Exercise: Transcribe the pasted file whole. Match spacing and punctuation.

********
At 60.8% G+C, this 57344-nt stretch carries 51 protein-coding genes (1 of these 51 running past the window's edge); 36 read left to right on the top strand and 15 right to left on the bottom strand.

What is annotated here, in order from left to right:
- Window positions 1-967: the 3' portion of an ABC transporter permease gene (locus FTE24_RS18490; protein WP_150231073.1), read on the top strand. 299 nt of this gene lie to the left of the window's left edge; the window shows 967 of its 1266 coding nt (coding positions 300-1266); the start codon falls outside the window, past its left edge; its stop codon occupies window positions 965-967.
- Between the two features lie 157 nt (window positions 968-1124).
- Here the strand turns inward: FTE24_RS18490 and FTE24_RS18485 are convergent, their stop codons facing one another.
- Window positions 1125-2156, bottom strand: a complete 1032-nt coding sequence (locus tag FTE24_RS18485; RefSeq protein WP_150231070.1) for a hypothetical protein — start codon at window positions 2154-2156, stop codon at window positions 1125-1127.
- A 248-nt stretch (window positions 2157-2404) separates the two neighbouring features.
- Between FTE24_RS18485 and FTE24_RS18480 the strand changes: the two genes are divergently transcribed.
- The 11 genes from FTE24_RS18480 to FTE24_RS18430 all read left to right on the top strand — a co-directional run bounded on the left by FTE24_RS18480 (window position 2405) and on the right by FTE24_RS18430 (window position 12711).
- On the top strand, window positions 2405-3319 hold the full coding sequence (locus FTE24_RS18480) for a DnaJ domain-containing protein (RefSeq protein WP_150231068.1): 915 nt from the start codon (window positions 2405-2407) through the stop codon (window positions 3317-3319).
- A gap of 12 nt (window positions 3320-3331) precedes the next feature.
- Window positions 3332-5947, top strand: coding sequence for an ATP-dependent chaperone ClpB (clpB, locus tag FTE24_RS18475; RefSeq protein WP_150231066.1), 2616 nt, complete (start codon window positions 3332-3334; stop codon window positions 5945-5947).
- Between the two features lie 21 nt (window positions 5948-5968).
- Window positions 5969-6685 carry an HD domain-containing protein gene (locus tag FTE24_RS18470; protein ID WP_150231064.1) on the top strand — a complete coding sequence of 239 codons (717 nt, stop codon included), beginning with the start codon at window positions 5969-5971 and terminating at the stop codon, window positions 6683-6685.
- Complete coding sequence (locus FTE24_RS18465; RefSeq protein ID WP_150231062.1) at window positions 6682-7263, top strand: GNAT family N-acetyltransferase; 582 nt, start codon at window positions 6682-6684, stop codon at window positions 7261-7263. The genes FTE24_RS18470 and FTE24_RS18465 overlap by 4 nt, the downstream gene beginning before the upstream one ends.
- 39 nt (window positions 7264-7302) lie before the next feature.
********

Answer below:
At 60.8% G+C, this 57344-nt stretch carries 51 protein-coding genes (1 of these 51 running past the window's edge); 36 read left to right on the top strand and 15 right to left on the bottom strand.

What is annotated here, in order from left to right:
- Window positions 1-967: the 3' portion of an ABC transporter permease gene (locus FTE24_RS18490; protein WP_150231073.1), read on the top strand. 299 nt of this gene lie to the left of the window's left edge; the window shows 967 of its 1266 coding nt (coding positions 300-1266); the start codon falls outside the window, past its left edge; its stop codon occupies window positions 965-967.
- Between the two features lie 157 nt (window positions 968-1124).
- Here the strand turns inward: FTE24_RS18490 and FTE24_RS18485 are convergent, their stop codons facing one another.
- Window positions 1125-2156, bottom strand: a complete 1032-nt coding sequence (locus tag FTE24_RS18485; RefSeq protein WP_150231070.1) for a hypothetical protein — start codon at window positions 2154-2156, stop codon at window positions 1125-1127.
- A 248-nt stretch (window positions 2157-2404) separates the two neighbouring features.
- Between FTE24_RS18485 and FTE24_RS18480 the strand changes: the two genes are divergently transcribed.
- The 11 genes from FTE24_RS18480 to FTE24_RS18430 all read left to right on the top strand — a co-directional run bounded on the left by FTE24_RS18480 (window position 2405) and on the right by FTE24_RS18430 (window position 12711).
- On the top strand, window positions 2405-3319 hold the full coding sequence (locus FTE24_RS18480) for a DnaJ domain-containing protein (RefSeq protein WP_150231068.1): 915 nt from the start codon (window positions 2405-2407) through the stop codon (window positions 3317-3319).
- A gap of 12 nt (window positions 3320-3331) precedes the next feature.
- Window positions 3332-5947, top strand: coding sequence for an ATP-dependent chaperone ClpB (clpB, locus tag FTE24_RS18475; RefSeq protein WP_150231066.1), 2616 nt, complete (start codon window positions 3332-3334; stop codon window positions 5945-5947).
- Between the two features lie 21 nt (window positions 5948-5968).
- Window positions 5969-6685 carry an HD domain-containing protein gene (locus tag FTE24_RS18470; protein ID WP_150231064.1) on the top strand — a complete coding sequence of 239 codons (717 nt, stop codon included), beginning with the start codon at window positions 5969-5971 and terminating at the stop codon, window positions 6683-6685.
- Complete coding sequence (locus FTE24_RS18465; RefSeq protein ID WP_150231062.1) at window positions 6682-7263, top strand: GNAT family N-acetyltransferase; 582 nt, start codon at window positions 6682-6684, stop codon at window positions 7261-7263. The genes FTE24_RS18470 and FTE24_RS18465 overlap by 4 nt, the downstream gene beginning before the upstream one ends.
- 39 nt (window positions 7264-7302) lie before the next feature.